Sometimes, the world of cryptocurrency and the blockchain feels like a separate world from other areas of finance. Ideally, popular crypto coins like Ethereum (CCC:ETH-USD) would be shielded from government and central-bank actions. In reality, though informed investors shouldn’t just buy Ethereum without considering those actions.
Since early November of last year, ETH-USD has been crashing. Sure, you could choose to ignore this price collapse, as cryptocurrencies are generally prone to bouts of volatility.
Yet, price drawdowns aren’t just random occurrences, even in the wild world of crypto. It’s important to find out what’s going on, and to determine whether Ethereum should be “bought on the dip,” as they say.
After all, big dips can lead to bigger dips. If cryptocurrency prices continue to wobble and gyrate, there may be some excellent buying opportunities in 2022 — but you don’t want to get caught in a sustained bear market.
Analyzing the Ethereum Price
In 2021, $5,000 proved to be a stubborn resistance level as Ethereum ran toward that price several times. This occurred in May, September and November.
Each time, the buyers were rejected and a mini-crash ensued. They got ETH-USD really close to $5,000 in November, but then gravity set in.
Even in early 2022, the sellers remained in control. As of Jan. 11, Ethereum had pulled all the way back to around $3,200.
Still, there’s no need to panic-sell now. ETH-USD was only worth $731 at the beginning of 2021, so from a long-term perspective, the trend is still to the upside.
On the other hand, there may be some sizable price pullbacks coming. If you have a chance to buy Ethereum at $2,000, it’s not a bad idea to seize the opportunity — but stay informed and nimble, as the only real floor for cryptocurrency prices is zero.
What the Fed Said
Under normal circumstances, readings of the Federal Open Market Committee (FOMC) minutes are forgettable events. However, these aren’t normal circumstances.
On Jan. 5, 2022, the FOMC released the minutes from the Federal Reserve’s policy meeting from Dec. 14 to 15, 2021.
As you may recall, both stocks and cryptocurrencies became volatile in December due to investors’ fears that the Fed might reduce its balance sheet of government bonds and mortgage-backed securities.
There were also concerns that the central bank would raise the Federal funds rate — which influences all U.S. government bond yields — up to three times in 2022.
With all of that in mind, January’s FOMC meeting minutes were more important than usual.
According to the minutes, Federal Reserve participants “generally noted that, given their individual outlooks for the economy, the labor market, and inflation, it may become warranted to increase the federal funds rate sooner or at a faster pace than participants had earlier anticipated.”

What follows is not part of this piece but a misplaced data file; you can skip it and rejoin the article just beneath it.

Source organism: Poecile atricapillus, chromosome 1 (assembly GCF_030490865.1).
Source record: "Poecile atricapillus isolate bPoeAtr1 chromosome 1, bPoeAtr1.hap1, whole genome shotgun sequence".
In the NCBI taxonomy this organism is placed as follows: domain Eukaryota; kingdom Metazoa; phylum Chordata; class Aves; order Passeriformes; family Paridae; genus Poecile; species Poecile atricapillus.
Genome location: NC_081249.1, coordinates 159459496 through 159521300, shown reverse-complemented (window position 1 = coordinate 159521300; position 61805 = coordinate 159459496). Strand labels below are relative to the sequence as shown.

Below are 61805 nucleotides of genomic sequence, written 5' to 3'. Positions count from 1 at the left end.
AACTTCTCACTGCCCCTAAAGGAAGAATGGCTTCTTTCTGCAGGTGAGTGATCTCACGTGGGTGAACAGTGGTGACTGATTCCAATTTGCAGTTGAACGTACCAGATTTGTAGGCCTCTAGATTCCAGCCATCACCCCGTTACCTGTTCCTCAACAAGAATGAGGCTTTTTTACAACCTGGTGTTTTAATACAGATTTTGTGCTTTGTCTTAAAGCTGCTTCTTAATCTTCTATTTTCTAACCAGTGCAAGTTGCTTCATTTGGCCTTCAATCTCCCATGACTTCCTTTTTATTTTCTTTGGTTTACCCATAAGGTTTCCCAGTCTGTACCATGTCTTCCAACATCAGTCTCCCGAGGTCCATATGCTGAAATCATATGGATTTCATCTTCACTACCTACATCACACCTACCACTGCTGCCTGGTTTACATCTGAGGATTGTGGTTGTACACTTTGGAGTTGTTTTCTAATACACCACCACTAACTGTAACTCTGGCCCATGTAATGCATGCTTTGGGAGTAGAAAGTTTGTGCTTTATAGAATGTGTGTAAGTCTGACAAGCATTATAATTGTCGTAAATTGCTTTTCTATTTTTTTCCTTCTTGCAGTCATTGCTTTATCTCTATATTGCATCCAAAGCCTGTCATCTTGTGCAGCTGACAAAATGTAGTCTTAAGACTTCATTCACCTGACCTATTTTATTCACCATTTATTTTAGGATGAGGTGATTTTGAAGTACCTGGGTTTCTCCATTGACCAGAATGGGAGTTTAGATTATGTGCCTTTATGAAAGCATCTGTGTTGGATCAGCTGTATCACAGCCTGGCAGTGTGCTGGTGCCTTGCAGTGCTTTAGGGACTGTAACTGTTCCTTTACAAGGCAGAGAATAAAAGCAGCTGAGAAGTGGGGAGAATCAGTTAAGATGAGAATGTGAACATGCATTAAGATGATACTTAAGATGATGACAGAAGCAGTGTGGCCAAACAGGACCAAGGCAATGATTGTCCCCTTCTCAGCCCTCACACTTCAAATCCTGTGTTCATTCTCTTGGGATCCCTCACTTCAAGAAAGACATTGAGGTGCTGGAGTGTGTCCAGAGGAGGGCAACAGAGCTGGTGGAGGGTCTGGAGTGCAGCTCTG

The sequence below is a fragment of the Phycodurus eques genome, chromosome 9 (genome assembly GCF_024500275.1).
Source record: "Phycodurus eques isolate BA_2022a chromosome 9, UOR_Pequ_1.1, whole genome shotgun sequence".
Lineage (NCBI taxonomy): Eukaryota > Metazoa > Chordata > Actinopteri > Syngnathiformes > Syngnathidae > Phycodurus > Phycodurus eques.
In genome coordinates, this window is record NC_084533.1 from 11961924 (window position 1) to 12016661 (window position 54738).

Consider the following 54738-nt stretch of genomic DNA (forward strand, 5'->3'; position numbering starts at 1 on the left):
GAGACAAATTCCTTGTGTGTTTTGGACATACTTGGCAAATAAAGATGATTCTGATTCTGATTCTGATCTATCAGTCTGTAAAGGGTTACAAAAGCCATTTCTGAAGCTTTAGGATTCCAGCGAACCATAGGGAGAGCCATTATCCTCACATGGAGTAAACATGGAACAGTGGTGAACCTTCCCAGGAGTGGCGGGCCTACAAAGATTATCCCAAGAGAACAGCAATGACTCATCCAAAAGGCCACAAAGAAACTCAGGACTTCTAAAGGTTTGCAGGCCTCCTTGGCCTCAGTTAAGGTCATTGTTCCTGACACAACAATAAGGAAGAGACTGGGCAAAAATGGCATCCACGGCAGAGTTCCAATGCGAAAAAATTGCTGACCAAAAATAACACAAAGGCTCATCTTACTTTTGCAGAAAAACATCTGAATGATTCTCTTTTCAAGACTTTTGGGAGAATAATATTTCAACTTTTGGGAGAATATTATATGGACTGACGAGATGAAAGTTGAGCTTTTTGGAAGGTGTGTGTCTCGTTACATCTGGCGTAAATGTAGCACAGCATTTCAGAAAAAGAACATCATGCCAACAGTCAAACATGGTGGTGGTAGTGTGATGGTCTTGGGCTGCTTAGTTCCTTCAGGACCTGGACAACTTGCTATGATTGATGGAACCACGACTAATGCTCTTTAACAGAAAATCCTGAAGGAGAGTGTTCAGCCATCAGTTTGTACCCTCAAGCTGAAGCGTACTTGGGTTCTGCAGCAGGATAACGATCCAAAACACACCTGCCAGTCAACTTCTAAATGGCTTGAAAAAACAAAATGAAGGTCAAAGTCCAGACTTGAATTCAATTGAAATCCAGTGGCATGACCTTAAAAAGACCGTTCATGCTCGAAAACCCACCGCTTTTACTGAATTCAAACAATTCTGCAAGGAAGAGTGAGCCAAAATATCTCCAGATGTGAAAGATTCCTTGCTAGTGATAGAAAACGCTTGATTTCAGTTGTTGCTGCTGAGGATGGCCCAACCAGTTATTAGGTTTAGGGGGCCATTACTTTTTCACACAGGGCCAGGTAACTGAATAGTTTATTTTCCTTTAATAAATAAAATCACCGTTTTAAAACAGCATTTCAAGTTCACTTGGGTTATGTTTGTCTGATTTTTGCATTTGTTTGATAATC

On a Glide Path
Just that statement alone was enough to strike fear into the hearts of many investors.
Then, in a shocking Fed one-two punch, the FOMC meeting minutes revealed this: “Some participants also noted that it could be appropriate to begin to reduce the size of the Federal Reserve’s balance sheet relatively soon after beginning to raise the federal funds rate.”
Immediately, multiple asset classes sold off. The prices of stocks, gold and cryptocurrencies all declined sharply. Meanwhile, the 10-year U.S. Treasury yield briefly reached 1.8% for the first time in many months.
Among stocks, the tech-heavy Nasdaq came under particularly strong selling pressure. Of course, ETH-USD and other cryptocurrencies are tech-dependent as well, so the Nasdaq’s problems could also be Ethereum holders’ problems.
Some financial experts are expecting the Federal Reserve to raise government bond yields as early as March. For example, Renaissance Macro’s Neil Dutta asserted, “The Fed is on a glide path to hiking in March… It is hard to see what is going to hold them back.”
The Bottom Line on Ethereum
If March is the crucial month to watch for a Fed rate hike, then multiple asset classes could be on the chopping block. Among the most vulnerable, I would suggest, are cryptocurrencies.
Therefore, an aggressive buy-all-dips strategy isn’t recommended with Ethereum right now.
However, it’s fine to accumulate some Ethereum coins if the price declines to a hard-to-resist level, like $2,000. Just don’t over-leverage yourself, as the Federal Reserve’s next move could be a financial bombshell.
On the date of publication, David Moadel did not have (either directly or indirectly) any positions in the securities mentioned in this article. The opinions expressed in this article are those of the writer, subject to the InvestorPlace.com Publishing Guidelines.
David Moadel has provided compelling content — and crossed the occasional line — on behalf of Crush the Street, Market Realist, TalkMarkets, Finom Group, Benzinga, and (of course) InvestorPlace.com. He also serves as the chief analyst and market researcher for Portfolio Wealth Global and hosts the popular financial YouTube channel Looking at the Markets.